solely on the acting. "This production (of

"It is important because it takes out of
the show a huge scapegoat. The play is
not about one person accepting blame.
Having Tituba in the play makes it a hard
task for the audience because, truly,
everyone's at fault," Gleichauf pondered.
Like many of the other women in
Salem, Goody Good is displaced in a
society where everyone is suspicious of
unmarried women. She and the rest of the
accused are innocent victims of an envi-
ronment where personal identity doesn't
figure as prominently as group think.
"The entire cast is a historical figure.
(In this production) everyone has a per-
sonal identity - it's not just a chorus. It's
a very layered piece -a wittier, mightier
play than one might think. Even Miller's
catalyst in creating it came from the late
'40s. We haven't lost any of its edge,
Kerr explained.
Kerr described the play as a morality,
play because it asks more questions than,
it provides answers.
"He doesn't let you off. Miller's unre-
lenting," Kerr said.
Additionally, Kerr has decided to omit-
the second scene from the second act-
an occurrence not rare to many other
"Crucible" productions. The passionate
scene features a moment in the woodr
where Abigail's and John's tryst is con-
firmed, at least, through their lustful con-

about war profiteering and its
a guilty conscience. It is or
most structured plays and i9
political commentary and
too-perfect series ofevents
appeared on Broadway in1
government labeled it as nr
than Commnjist propagand
But the Comnmunist party
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"The Crucible") is not a workshop. It's a
full-blooded production," Kerr said.
Kerr has made some slight alterations
to the script, giving new motivation for
much of the play's action. Having cut the
character of Tituba, the female Caribbean
slave, entirely out of the play, Kerr
believes that more focus will be placed on
the brainwashed ways of the Salem soci-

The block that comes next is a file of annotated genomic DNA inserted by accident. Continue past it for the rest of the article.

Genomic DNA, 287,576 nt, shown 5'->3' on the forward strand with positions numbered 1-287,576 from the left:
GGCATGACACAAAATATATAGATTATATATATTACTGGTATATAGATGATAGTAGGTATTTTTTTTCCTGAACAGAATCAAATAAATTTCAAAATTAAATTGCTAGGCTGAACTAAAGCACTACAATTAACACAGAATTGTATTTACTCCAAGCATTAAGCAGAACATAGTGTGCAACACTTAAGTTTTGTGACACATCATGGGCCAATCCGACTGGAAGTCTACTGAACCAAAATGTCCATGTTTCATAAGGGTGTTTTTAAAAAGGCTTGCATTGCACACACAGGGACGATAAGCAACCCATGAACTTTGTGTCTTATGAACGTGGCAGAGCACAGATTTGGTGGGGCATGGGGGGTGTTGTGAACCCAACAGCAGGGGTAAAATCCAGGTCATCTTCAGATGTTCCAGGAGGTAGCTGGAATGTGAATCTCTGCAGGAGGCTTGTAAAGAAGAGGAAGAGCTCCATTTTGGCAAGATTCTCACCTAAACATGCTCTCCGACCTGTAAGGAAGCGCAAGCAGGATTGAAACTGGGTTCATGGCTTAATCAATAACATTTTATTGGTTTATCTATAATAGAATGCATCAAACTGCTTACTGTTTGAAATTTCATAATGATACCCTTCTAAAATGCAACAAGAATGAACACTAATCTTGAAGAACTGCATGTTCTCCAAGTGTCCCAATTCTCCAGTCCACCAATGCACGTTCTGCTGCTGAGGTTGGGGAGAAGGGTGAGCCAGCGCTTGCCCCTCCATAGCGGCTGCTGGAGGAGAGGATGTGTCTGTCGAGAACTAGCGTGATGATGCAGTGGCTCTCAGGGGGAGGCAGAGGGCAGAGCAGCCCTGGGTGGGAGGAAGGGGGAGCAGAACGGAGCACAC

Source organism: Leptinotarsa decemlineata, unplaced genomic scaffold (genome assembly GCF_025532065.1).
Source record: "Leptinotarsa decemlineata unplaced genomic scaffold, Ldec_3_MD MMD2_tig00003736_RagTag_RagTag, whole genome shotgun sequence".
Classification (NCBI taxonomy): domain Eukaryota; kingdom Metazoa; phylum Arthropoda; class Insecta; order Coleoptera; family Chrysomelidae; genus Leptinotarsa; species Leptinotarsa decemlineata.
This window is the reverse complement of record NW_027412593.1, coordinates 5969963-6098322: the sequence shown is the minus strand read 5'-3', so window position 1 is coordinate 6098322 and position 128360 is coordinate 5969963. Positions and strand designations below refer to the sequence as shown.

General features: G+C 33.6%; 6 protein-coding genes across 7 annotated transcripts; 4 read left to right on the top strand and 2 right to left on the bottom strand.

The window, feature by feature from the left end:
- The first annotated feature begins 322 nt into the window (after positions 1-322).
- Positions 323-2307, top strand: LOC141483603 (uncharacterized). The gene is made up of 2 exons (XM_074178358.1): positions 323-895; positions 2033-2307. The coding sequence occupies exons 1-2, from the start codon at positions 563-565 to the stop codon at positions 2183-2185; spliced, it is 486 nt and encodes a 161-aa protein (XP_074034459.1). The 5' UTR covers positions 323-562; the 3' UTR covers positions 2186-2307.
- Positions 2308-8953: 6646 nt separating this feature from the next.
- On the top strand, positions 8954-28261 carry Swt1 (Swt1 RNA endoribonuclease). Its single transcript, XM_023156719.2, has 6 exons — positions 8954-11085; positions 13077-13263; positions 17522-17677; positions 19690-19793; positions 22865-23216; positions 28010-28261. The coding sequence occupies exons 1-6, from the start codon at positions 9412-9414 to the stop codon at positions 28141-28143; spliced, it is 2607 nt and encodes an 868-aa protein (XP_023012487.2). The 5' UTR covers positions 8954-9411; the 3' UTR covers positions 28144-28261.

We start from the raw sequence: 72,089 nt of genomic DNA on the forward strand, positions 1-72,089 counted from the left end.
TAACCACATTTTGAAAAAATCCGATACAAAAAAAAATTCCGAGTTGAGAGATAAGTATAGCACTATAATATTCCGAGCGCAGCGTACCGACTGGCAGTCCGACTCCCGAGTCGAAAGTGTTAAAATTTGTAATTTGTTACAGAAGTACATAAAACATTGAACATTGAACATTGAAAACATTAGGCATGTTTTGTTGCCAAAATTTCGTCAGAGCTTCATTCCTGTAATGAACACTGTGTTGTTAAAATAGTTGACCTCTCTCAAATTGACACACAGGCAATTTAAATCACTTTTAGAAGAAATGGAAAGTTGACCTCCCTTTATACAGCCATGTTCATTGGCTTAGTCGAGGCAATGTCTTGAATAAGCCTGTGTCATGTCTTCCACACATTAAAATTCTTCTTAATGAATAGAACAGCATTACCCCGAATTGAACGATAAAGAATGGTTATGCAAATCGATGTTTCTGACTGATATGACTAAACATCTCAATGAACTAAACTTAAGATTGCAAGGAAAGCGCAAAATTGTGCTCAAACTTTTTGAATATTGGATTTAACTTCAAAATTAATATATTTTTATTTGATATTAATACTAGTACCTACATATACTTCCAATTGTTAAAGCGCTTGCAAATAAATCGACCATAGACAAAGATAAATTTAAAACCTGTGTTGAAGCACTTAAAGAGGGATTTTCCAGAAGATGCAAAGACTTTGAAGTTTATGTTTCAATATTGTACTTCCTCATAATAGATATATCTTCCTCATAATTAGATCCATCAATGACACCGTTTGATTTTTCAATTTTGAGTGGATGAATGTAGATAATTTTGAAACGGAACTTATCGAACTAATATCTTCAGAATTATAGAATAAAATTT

ety - no particular person can be blamed
for the evil that is incurred.
"There's a sharper focus on the girls
just dancing for the fun of it - Abby
takes it onto herself to dance. I've given
most of Tituba's lines to Sarah Good, who
I've featured a bit more prominently,"
Kerr said.
Music junior Anna Gleichauf, who
portrays Abby in the show, agrees with
Kerr's decision to omit Tituba from the


versation and climactic bout. The roman-
tic interlude, which was performed in the
original Broadway production, was omit-
ted by Miller in the published version of
the play, and hasn't been performed sub-
sequent to the Broadway revival at the
Martinique Theater-in 1958. Kerr does-
n't find the scene adding anything to the
"I thought itwas quite a mistake. Since
then, it's rarely done. It burdens the play
and takes it down the Post-Freudian spec-
tacle. I think we know what Abby feels
and what John Proctor feels without hav-
ing seen it," Kerr stated.
Gleichauf finds the main tension of the
play in society's denial of personal free-
"What is sacrificed - what ends up
being ruined is the people's right to free-
dom - the right to be unjudgedtbecause
it's a society that attacks people's self
expression," Gleichauf explained.
"Miller's plays strike a chord with so
many people because he writes about
humans with flaws. He's not afraid of
showing imperfect people. All of
these characters have flaws that all of
us have."
Music sophomore Maclain Looper,
who portrays Rev. John Hale in "The
Crucible," finds Miller's work to be
inspiring because "every character he
writes about takes a huge journey."
Looper believes the play to be an
American classic because of its subject
matter. "It's an image of what America
is, then and now," he said.
Agreeing with Looper's vision of the
play's timelessness -is Music junior
Patricia Lavery, who portrays Goody
Proctor. "'The Crucible' is timeless
because it's happening now. Americans
have a hard time refraining from judging
their neighbors. In this society we all
know each other. The play is about our
envy and our greed," Lavery said.
Kerr explained, "It's a big play - it's
a tragedy. It reads like a detective story.
As it gets more assembled, it gets more
horrific. It's important because it has
another resonance in our own time. It's a
play about society run amok."
"The Crucible" runs tonight and tomor-
row at 8 p.m. and tomorrow and Sunday
at 2 p.m. Free tickets can be picked up at.
the League Ticket Offie. Call 764-04i0

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C o m m u n i st
activities, Miller
used his pen -
the greatest
weapon - to
confront the
silly attacks.
The citizens
of 17th Century
Salem were sec-
ond generation
Calvinists, a reli-
gious breed whose
beliefs rested sole-
ly on a strict inter-
pretation of an
already too-structured
theology. Abigail, the
inflamed anti-heroine
of "The Crucible,"